Austria is the first in the EU to introduce compulsory vaccination

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The measure will take effect from February 1, on Thursday it passes through Parliament, where the result is prescribed. The law provides for three phases and exceptions.

Mandatory vaccination has been a constant issue of controversy in Germany since the new three-party coalition government under Social Democrat Olaf Solz announced the measure. Apart from the fact that, when the relevant bill comes to the Parliament, the deputies can approve or reject it conscientiously and not on the basis of a party line, it is one of the few times that the legislative proposal will not come from the government, but from even German Health Minister Karl Lauterbach, although a fan of general compulsory vaccination as he reiterates at every opportunity, has said he will not table his own legislative proposal. arguing for the “required neutrality of a Minister of Health”.

The bill went through many waves

In Austria, however, the situation is simpler and the coalition government of Christian Democrats and Greens is planning a general mandatory vaccination from the beginning of February for 7.4 million adult citizens. And because a bill is never passed with the same content as it is submitted to the Parliament, many additions and changes were made, so that next Thursday, 20.01 it will be put to a vote in the Parliament. “As planned, we will decide on compulsory vaccination,” said Austrian Chancellor Carl Nehamer, stressing that the issue was “very sensitive” and “serious concerns” had been raised. Nehamer also said something very important, that in this process there was a constructive cooperation with part of the opposition and thanked the leaders of the Austrian Social Democratic Party and the liberal NEOS in contrast to the far-right FPO party which rejects the measure with disgust and disgrace. . But what does the amended bill provide?

In contrast to the original, the vaccination obligation will apply from the age of 18 and will be implemented in three phases, as explained by the Ministers of Health and the Constitution. In the first, each household will be informed in writing and from March 16, each violation will be recorded as a “control offense”, ie the police will conduct sample checks of the vaccination regime, as is done, for example, in road traffic and will record any violations. In a second phase, anyone who is not vaccinated is required to pay a fine of up to 600 euros. If he does not pay or file an objection, then a regular procedure is initiated, as in the infringements of the K.O.K., which can lead the offender to a fine of up to 3,600 euros depending on his income situation. Such a fine may not be imposed more than 4 times a year.

Exceptions are also provided

In the third phase, the government sets a date on which each unvaccinated person receives a letter reminding them of their obligation to be vaccinated. Who they are is clear from the electronic vaccination register that Germany does not want to adopt. In Austria it has existed since 2020 and is currently supplemented with the names of citizens who reside in the country but do not have an AMKA. Because the management company has not completed the process, it cannot be used from the first phase. Anyone who remains unvaccinated on this date is involved in an automated procedure at national level, provided for by Austrian law, which imposes sanctions, usually a fine, without further ado. It is important to note, however, that an assessment by the government is foreseen before this phase, if epidemiologically mandatory compulsory vaccination continues to be considered necessary as well as another parliamentary decision. The draft law also provides for exceptions. These are pregnant women and people who, for special health reasons, which are explicitly mentioned, cannot be vaccinated.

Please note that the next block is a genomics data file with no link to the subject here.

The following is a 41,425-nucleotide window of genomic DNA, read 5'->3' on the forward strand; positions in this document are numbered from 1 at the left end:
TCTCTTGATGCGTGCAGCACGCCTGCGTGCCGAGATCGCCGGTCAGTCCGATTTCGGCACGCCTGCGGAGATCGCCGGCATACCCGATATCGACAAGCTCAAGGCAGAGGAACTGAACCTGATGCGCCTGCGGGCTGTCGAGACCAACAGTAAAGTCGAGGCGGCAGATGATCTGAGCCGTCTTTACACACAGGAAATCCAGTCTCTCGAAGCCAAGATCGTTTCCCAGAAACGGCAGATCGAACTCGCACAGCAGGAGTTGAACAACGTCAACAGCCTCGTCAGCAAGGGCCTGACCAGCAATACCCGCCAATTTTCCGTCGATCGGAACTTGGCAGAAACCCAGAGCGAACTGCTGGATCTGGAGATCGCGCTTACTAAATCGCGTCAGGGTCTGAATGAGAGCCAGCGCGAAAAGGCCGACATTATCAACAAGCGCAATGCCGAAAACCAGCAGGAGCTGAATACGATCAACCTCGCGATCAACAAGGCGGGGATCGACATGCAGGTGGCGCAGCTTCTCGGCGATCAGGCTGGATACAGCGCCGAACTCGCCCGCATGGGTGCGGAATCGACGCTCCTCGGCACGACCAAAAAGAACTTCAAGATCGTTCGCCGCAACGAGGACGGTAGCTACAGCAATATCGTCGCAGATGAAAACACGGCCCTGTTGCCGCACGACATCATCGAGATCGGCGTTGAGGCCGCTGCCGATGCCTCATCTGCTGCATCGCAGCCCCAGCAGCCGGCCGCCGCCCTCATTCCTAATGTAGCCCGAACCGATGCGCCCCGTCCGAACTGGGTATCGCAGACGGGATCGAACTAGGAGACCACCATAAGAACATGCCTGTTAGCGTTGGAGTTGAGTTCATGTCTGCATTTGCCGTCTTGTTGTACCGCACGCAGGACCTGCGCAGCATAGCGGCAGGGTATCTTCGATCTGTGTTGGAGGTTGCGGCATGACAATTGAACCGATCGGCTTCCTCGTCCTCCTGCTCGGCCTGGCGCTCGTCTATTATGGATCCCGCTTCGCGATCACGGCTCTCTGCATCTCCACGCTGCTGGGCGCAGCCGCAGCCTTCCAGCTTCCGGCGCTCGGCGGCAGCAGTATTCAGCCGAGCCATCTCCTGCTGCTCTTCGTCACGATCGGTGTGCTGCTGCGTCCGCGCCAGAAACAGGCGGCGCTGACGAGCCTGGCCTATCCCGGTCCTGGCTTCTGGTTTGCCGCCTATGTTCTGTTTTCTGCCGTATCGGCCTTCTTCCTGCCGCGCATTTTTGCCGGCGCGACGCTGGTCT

The relevant certificate is issued by a doctor of health services, and not by the family doctor. The draft law also leaves a window for the Minister of Health, who has the ability to determine or adjust vaccination intervals or vaccines by ministerial decision. Austrian Health Minister Wolfgang Mikstein, the same doctor, said he would consider solutions for those relatively many who live in the country and have been vaccinated with Russian Sputnik, which has not been licensed in the EU. in Austria 7.4 million out of a population of 8.9 million need to be vaccinated. Of these, 5.78 million are fully vaccinated. The rest do not have a valid vaccination certificate or have expired.

At the same time, Germany still has a long way to go before it can decide on compulsory vaccination. Mostly Liberal MPs who oppose the measure, feel that they are now justified. “Omicron is changing the rules of the game,” FDP parliamentary secretary Stephen Tome told the Suddeutsche Zeitung today. “It is not time to take such harsh measures, just to show readiness for action, but we must do the right thing at the right time.” Bix made it clear that the body would have to reconsider its recommendation last December for an extended vaccination requirement. does not seem to be achieving the target of the vaccination obligation coming into force in late February-early March. Its Austrian neighbors will overtake it.

Irini Anastassopoulou / Spiegel / FAZ / SZ

Source: Deutsche Welle


Source From: Capital

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